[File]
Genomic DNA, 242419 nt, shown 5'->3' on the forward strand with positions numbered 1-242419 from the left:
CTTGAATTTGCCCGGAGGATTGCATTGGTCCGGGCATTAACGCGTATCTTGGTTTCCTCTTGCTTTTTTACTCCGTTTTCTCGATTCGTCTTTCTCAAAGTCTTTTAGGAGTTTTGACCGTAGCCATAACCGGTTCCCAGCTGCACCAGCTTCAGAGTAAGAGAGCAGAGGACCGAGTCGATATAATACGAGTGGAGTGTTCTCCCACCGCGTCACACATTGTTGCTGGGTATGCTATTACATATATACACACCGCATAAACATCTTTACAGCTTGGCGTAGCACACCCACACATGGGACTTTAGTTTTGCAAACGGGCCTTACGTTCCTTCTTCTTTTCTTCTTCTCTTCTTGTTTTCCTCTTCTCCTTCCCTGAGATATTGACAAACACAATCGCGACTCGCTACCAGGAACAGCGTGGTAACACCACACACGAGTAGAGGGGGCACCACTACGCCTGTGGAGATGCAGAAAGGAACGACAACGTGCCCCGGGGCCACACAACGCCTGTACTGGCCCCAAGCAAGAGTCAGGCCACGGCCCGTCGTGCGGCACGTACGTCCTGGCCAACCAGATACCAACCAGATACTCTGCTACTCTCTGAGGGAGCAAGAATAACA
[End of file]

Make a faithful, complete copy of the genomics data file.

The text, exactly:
Genomic DNA, 242419 nt, shown 5'->3' on the forward strand with positions numbered 1-242419 from the left:
CTTGAATTTGCCCGGAGGATTGCATTGGTCCGGGCATTAACGCGTATCTTGGTTTCCTCTTGCTTTTTTACTCCGTTTTCTCGATTCGTCTTTCTCAAAGTCTTTTAGGAGTTTTGACCGTAGCCATAACCGGTTCCCAGCTGCACCAGCTTCAGAGTAAGAGAGCAGAGGACCGAGTCGATATAATACGAGTGGAGTGTTCTCCCACCGCGTCACACATTGTTGCTGGGTATGCTATTACATATATACACACCGCATAAACATCTTTACAGCTTGGCGTAGCACACCCACACATGGGACTTTAGTTTTGCAAACGGGCCTTACGTTCCTTCTTCTTTTCTTCTTCTCTTCTTGTTTTCCTCTTCTCCTTCCCTGAGATATTGACAAACACAATCGCGACTCGCTACCAGGAACAGCGTGGTAACACCACACACGAGTAGAGGGGGCACCACTACGCCTGTGGAGATGCAGAAAGGAACGACAACGTGCCCCGGGGCCACACAACGCCTGTACTGGCCCCAAGCAAGAGTCAGGCCACGGCCCGTCGTGCGGCACGTACGTCCTGGCCAACCAGATACCAACCAGATACTCTGCTACTCTCTGAGGGAGCAAGAATAACA